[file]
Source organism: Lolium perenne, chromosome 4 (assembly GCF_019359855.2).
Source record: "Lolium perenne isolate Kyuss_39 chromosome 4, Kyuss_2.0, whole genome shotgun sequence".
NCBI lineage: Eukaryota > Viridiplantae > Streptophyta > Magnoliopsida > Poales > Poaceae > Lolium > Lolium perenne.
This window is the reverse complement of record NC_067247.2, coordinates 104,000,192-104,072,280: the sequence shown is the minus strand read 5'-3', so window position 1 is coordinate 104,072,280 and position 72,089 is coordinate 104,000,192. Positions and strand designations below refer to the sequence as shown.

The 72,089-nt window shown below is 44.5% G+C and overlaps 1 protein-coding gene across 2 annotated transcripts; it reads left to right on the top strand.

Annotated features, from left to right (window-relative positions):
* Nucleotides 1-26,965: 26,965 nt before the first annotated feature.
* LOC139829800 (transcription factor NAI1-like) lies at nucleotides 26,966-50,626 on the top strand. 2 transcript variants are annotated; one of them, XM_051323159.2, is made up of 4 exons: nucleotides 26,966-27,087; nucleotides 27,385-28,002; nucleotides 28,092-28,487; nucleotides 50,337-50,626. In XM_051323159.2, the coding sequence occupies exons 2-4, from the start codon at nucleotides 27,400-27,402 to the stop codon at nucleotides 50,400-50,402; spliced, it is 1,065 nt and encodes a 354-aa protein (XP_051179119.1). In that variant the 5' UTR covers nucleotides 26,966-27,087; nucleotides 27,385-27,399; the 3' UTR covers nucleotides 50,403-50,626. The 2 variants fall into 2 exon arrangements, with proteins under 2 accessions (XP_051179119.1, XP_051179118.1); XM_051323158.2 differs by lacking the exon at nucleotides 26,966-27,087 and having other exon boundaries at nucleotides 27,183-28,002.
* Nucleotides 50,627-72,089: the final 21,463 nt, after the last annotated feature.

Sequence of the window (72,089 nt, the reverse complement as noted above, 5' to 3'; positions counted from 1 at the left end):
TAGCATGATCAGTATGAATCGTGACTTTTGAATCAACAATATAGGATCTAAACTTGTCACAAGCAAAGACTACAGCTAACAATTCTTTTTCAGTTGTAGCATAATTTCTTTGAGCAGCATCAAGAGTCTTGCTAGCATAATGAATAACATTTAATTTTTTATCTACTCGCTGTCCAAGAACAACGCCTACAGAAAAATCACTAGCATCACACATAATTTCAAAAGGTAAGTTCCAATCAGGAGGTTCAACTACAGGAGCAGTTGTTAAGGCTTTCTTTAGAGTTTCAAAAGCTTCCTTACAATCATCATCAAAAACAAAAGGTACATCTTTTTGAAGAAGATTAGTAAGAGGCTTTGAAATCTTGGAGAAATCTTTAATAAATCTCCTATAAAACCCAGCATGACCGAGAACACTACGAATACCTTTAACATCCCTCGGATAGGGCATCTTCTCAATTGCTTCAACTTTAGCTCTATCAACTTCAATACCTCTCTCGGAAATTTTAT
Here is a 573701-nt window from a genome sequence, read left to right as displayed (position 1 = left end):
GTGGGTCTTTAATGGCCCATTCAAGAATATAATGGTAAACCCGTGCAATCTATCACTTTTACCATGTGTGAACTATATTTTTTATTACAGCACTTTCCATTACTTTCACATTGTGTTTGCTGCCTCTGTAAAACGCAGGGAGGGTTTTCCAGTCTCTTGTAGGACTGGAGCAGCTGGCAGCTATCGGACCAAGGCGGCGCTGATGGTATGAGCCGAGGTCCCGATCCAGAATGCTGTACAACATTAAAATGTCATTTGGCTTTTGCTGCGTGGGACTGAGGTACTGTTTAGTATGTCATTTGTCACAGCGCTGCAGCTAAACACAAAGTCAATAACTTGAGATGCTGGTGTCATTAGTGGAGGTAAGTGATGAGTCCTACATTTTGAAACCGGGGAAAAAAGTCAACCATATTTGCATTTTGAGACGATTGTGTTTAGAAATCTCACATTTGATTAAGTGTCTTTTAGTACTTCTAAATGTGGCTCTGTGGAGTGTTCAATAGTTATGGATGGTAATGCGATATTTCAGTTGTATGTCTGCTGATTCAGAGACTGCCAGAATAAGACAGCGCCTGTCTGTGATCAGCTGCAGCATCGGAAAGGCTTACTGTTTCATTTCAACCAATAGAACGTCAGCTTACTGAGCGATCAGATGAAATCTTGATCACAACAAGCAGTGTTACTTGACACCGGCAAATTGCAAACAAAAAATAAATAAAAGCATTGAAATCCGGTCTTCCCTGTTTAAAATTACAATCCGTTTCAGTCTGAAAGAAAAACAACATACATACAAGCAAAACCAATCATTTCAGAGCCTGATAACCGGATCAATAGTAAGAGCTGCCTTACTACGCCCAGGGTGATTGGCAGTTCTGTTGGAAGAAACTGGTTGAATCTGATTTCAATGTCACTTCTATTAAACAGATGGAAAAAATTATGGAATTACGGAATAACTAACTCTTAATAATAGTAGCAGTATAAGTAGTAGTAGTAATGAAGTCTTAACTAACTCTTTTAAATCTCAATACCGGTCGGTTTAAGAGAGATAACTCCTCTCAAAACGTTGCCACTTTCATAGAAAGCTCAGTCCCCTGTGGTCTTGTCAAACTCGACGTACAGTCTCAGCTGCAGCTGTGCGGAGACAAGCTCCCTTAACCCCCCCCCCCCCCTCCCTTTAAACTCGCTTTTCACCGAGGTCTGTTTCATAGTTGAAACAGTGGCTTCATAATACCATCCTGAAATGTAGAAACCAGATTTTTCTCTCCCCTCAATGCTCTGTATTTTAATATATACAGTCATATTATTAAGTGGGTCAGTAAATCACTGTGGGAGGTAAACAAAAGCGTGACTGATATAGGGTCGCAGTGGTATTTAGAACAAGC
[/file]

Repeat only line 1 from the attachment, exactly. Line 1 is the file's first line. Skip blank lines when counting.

Source organism: Lolium perenne, chromosome 4 (assembly GCF_019359855.2).